July 24 (Bloomberg) – The first signs that Hugo Chavez’s hand-picked successor is scaling back $8 billion in annual oil subsidies to the Caribbean is bolstering Gramercy Funds Management LLC’s bullish view on slumping Venezuelan bonds.
Guatemala this month became the first of 18 members of the Petrocaribe oil alliance to consider leaving the program, saying that Venezuela had doubled interest rates on loans used to pay for oil. Venezuela also slashed new commercial foreign credit by 72 percent in the first quarter from a year earlier, according to central bank figures. Under Chavez, Venezuela attempted to export its brand of “21st century socialism” through cheap oil shipments across the region, even as the nation’s budget deficit reached record highs and shortages of consumer goods worsened.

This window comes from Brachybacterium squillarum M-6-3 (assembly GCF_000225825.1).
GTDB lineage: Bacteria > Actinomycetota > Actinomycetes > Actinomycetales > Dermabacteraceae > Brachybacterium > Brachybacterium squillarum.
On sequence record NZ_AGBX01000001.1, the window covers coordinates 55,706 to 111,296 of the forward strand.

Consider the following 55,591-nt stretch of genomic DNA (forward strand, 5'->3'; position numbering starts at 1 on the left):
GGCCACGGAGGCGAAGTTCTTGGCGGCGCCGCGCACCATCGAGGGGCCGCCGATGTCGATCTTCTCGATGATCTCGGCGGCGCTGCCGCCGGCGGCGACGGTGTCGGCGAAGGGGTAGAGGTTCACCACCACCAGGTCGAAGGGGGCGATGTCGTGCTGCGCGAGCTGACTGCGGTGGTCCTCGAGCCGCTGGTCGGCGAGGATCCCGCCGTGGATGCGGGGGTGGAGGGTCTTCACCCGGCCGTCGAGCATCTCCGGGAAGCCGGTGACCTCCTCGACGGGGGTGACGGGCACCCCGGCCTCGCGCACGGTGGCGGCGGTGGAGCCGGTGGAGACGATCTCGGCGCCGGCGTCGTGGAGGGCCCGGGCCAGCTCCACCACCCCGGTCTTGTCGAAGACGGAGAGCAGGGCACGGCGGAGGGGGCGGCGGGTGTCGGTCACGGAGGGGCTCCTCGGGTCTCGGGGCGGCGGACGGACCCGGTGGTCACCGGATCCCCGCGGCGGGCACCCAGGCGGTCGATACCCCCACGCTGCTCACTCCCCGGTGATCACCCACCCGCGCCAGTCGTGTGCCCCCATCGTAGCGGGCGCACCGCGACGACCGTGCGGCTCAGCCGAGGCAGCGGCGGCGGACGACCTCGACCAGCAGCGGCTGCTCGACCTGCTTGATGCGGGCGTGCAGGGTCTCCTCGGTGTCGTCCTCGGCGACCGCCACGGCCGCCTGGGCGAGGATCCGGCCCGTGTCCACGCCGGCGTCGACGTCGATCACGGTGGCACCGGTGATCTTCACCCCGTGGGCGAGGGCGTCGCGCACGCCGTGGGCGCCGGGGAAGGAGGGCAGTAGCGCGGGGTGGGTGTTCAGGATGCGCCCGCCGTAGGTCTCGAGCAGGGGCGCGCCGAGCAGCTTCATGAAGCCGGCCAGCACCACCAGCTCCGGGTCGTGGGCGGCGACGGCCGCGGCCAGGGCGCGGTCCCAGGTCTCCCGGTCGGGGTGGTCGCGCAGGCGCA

While the election of Nicolas Maduro as president on April 14 has caused Venezuela’s dollar-denominated debt to fall almost twice the emerging-market average, the move to cut oil subsidies would lift the value of the bonds, according to Gramercy.
“These positive policy changes coming from the new administration make it an attractive opportunity,” Jeff Grills, a money manager overseeing $3.6 billion at Gramercy, said in a telephone interview from Greenwich, Connecticut.
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